Pruning roses is easy—they’re such tough plants that you can’t really hurt them. It’s pretty hard to “over prune” a rose. So be brave—and wear some rose gloves!  
  1. Tools needed
    • Gauntlet gloves – leather gloves with leather arm protectors
    • Sharp, clean pruner
    • For large rose stems (and large bushes), long-handled pruners
  2. Simple principles
    • Roses bloom on new (current season’s) growth, so you want to encourage lots of new growth by pruning
    • Remove dead, damaged, or diseased branches
    • Remove branches that cross each other or rub against each other
    • Open up the center of the bush (roses like heat and sun in the center of the plant)
    • Shape the plant
    • Reduce the size of the plant
    • Promote new, flowering branches
    • Make cuts 1/8 to ¼ inch away from a branch or ABOVE leaf nodes, not more not less
    • Cut at a 45-degree angle
  3. Getting Started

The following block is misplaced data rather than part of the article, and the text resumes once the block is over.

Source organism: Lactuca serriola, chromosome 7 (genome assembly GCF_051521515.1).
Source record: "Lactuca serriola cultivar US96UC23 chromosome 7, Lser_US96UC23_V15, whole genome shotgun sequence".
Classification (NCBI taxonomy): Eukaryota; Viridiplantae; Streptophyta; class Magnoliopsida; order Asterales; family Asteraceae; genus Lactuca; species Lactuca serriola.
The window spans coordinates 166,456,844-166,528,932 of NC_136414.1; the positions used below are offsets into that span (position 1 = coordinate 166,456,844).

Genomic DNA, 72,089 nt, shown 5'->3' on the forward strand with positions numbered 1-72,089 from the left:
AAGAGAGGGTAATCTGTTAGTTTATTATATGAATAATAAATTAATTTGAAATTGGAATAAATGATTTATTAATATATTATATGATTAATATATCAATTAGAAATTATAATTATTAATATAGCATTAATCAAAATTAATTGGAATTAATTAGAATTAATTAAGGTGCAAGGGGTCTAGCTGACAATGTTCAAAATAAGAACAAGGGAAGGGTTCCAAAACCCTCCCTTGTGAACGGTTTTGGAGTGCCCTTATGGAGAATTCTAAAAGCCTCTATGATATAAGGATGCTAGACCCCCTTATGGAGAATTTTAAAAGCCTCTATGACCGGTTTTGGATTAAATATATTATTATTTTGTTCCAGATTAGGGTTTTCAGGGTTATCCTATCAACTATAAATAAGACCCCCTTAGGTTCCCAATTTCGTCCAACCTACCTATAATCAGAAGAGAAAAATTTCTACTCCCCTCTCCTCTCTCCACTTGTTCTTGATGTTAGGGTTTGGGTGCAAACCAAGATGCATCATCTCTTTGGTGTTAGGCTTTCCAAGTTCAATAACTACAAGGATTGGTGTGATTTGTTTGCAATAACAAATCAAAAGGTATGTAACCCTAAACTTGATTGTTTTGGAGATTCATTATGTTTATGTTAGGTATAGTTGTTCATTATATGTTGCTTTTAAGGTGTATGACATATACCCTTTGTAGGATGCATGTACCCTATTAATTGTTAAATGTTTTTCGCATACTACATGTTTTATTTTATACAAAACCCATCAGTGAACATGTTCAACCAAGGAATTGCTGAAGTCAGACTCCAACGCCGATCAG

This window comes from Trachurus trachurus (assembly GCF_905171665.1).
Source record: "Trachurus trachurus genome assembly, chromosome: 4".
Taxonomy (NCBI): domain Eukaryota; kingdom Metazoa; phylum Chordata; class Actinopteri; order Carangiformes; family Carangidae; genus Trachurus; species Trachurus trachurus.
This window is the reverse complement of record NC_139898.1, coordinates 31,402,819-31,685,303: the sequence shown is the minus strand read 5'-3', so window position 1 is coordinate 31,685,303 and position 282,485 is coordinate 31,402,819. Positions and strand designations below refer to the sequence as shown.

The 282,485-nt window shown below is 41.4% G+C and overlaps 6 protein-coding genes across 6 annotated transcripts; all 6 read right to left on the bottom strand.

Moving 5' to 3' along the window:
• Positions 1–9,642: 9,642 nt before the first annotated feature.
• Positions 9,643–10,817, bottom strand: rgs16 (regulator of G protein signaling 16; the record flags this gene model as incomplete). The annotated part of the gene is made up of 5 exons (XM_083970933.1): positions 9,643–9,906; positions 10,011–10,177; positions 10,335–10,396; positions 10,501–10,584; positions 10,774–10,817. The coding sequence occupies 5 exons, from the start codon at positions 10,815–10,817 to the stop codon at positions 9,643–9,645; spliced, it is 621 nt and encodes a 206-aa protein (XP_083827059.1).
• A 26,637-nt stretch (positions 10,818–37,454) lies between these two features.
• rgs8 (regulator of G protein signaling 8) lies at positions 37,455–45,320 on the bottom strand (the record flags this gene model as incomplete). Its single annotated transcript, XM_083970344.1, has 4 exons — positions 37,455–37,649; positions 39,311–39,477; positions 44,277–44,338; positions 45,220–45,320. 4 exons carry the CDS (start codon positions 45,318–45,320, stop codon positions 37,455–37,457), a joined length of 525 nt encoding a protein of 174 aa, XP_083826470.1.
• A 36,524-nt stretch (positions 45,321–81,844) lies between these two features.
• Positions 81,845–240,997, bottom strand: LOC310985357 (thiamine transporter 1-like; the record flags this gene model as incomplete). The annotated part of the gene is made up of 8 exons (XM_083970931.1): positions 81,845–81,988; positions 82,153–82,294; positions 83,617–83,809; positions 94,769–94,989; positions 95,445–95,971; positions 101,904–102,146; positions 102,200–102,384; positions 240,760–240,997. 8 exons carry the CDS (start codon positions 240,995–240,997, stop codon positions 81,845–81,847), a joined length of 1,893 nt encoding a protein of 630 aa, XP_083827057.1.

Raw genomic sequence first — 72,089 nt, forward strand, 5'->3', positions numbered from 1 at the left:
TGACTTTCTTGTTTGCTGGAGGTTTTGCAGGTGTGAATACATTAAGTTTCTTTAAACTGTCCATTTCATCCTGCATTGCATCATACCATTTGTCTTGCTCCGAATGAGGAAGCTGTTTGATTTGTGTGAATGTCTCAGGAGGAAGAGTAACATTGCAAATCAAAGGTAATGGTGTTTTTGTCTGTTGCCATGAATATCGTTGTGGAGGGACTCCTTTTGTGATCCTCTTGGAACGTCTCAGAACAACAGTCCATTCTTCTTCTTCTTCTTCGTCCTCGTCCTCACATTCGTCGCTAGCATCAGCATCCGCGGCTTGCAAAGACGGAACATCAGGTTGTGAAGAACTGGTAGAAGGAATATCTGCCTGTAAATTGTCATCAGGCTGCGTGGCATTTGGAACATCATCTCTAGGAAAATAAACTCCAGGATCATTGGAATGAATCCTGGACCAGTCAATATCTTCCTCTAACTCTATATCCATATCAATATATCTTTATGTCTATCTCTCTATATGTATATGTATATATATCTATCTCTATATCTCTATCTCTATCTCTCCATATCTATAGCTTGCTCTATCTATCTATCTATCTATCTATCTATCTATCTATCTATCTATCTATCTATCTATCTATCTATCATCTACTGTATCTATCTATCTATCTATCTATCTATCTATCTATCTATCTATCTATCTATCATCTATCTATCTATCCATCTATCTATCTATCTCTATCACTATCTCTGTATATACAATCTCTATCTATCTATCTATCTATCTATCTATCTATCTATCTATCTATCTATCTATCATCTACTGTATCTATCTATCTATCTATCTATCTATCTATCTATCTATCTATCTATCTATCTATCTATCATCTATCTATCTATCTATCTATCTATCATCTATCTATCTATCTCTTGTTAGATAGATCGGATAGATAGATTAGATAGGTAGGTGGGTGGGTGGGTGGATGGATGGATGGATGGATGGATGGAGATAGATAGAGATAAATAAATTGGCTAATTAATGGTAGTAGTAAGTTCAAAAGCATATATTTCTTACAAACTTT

• Remove dead/damages branches
    • Open up center, removing crossing branches
    • Reduce size by at least 1/3 or more
    • Reducing entire bush to 12- to 18-inches tall will plants compact and tidy—but not necessary
    • Remember to cut about 1/8 inch above a leave node
    • Step back and assess: is the plant well-balanced? If not, prune to balance
  4. Climbing Roses
    • Same principles as above, except:
    • Leave main, sturdy, arching canes
    • Prune branches growing off main canes leaving only five to seven leaf nodes.
    • Prune 1/8 inch above leaf nodes
    • Support main canes coming from ground level by tying with sturdy plastic plant tie.
  5. When do I feed?
    • Once new growth is about two inches long, feed with EBS Rose and Flower Food.
    • Then, after each blooms cycle. (Approximately every eight weeks.)
    • Remember, blooms take a lot of energy to produce, so roses need a lot of food!
  Get tips on planting dormant roses >   Check out our Rose Care Guide for tips throughout the year >